I want to know what is the differences between OpenGL ES 2.0 and OpenGL ES 3.0.

What is the main advantage of OpenGL ES 3.0?


I think it would be best to read section "Version 3.0 and Before -> New Features" on the official specs

And it is backward compatible with ES 2.0.

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Overall the changes increase flexibility with bigger buffers, more formats, more uniforms, etc. Additional features such as instanced rendering, pixel buffer objects, and occlusion queries, provide opportunities for optimization. Depending on your platform it could be revolutionary, however many of the key features were already extensions on platforms such as iOS.

For my work personally, the most significant changes are:

  • vertex array objects
  • instanced rendering
  • ETC2/EAC texture compression formats (Previously on Android each card manufacturer only supported their own texture formats)

Here is a listing of changes described in the spec linked to by Alexey:

New features in OpenGL ES 3.0 include:

  • OpenGL Shading Language ES 3.00
  • transform feedback 1 and 2 (with restrictions)
  • uniform buffer objects including block arrays
  • vertex array objects
  • sampler objects
  • sync objects and fences
  • pixel buffer objects
  • buffer subrange mapping
  • buffer object to buffer object copies 314
  • boolean occlusion queries, including conservative mode
  • instanced rendering, via shader variable and/or vertex attribute divisor
  • multiple render targets
  • 2D array and 3D textures
  • simplified texture storage specification
  • R and RG textures
  • texture swizzles
  • seamless cube maps
  • non-power-of-two textures with full wrap mode support and mipmapping
  • texture LOD clamps and mipmap level base offset and max clamp
  • at least 32 textures, at least 16 each for fragment and vertex shaders
  • 16-bit (with filtering) and 32-bit (without filtering) floating-point textures
  • 32-bit, 16-bit, and 8-bit signed and unsigned integer renderbuffers, textures, and vertex attributes
  • 8-bit sRGB textures and framebuffers (without mixed RGB/sRGB rendering)
  • 11/11/10 floating-point RGB textures
  • shared exponent RGB 9/9/9/5 textures
  • 10/10/10/2 unsigned normalized and unnormalized integer textures
  • 10/10/10/2 signed and unsigned normalized vertex attributes
  • 16-bit floating-point vertex attributes
  • 8-bit-per-component signed normalized textures
  • ETC2/EAC texture compression formats
  • sized internal texture formats with minimum precision guarantees
  • multisample renderbuffers
  • 8-bit unsigned normalized renderbuffers
  • depth textures and shadow comparison
  • 24-bit depth renderbuffers and textures
  • 24/8 depth/stencil renderbuffers and textures
  • 32-bit depth and 32F/8 depth/stencil renderbuffers and textures
  • stretch blits (with restrictions)
  • framebuffer invalidation hints
  • primitive restart with fixed index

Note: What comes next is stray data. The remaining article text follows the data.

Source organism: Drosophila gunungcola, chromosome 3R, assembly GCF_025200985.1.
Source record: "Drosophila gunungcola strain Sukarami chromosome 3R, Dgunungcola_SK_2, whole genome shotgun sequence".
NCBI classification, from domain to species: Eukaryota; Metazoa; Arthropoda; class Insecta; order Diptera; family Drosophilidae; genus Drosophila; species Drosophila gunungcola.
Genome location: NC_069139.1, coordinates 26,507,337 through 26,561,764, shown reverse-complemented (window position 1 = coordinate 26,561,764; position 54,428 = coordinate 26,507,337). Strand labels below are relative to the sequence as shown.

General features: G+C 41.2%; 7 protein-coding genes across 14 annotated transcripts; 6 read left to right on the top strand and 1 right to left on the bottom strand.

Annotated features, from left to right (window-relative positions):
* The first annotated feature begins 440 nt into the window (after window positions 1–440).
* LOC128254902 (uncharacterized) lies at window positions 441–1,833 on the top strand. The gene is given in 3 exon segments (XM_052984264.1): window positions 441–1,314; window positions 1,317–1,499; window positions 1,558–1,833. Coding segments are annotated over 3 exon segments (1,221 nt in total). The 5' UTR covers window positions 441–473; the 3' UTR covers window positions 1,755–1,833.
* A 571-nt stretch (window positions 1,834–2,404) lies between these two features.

• unsigned integer element indices with at least 24 usable bits
  • draw command allowing specification of range of accessed elements
  • ability to attach any mipmap level to a framebuffer object
  • minimum/maximum blend equations
  • program binaries, including querying binaries from linked GLSL programs
  • mandatory online compiler
  • non-square and transposable uniform matrices
  • additional pixel store state
  • indexed extension string queries
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Straight from Wikipedia:

The OpenGL ES 3.0 specification was publicly released in August 2012. OpenGL ES 3.0 is backwards compatible with OpenGL ES 2.0, enabling applications to incrementally add new visual features to applications.

New functionality in the OpenGL ES 3.0 specification includes:

  • multiple enhancements to the rendering pipeline to enable acceleration of advanced visual effects including: occlusion queries, transform feedback, instanced rendering and support for four or more rendering targets,
  • high quality ETC2 / EAC texture compression as a standard feature, eliminating the need for a different set of textures for each platform,
  • a new version of the GLSL ES shading language with full support for integer and 32-bit floating point operations;
  • greatly enhanced texturing functionality including guaranteed support for floating point textures, 3D textures, depth textures, vertex textures, NPOT textures, R/RG textures, immutable textures, 2D array textures, swizzles, LOD and mip level clamps, seamless cube maps and sampler objects,
  • an extensive set of required, explicitly sized texture and render-buffer formats, reducing implementation variability and making it much easier to write portable applications.
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  • There should be a note though that GLES3 drivers are currently in "beta". Adreno 320 (for example) doesn't support 2D Texture arrays with compressed formats and the compiler crashes if you happen to use something like 3 uniform buffers in a shader. – RelativeGames Oct 10 '13 at 14:47

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